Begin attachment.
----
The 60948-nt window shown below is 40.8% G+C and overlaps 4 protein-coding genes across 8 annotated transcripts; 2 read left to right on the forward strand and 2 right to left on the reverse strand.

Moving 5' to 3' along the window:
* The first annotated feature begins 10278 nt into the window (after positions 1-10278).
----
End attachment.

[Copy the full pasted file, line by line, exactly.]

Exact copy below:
The 60948-nt window shown below is 40.8% G+C and overlaps 4 protein-coding genes across 8 annotated transcripts; 2 read left to right on the forward strand and 2 right to left on the reverse strand.

Moving 5' to 3' along the window:
* The first annotated feature begins 10278 nt into the window (after positions 1-10278).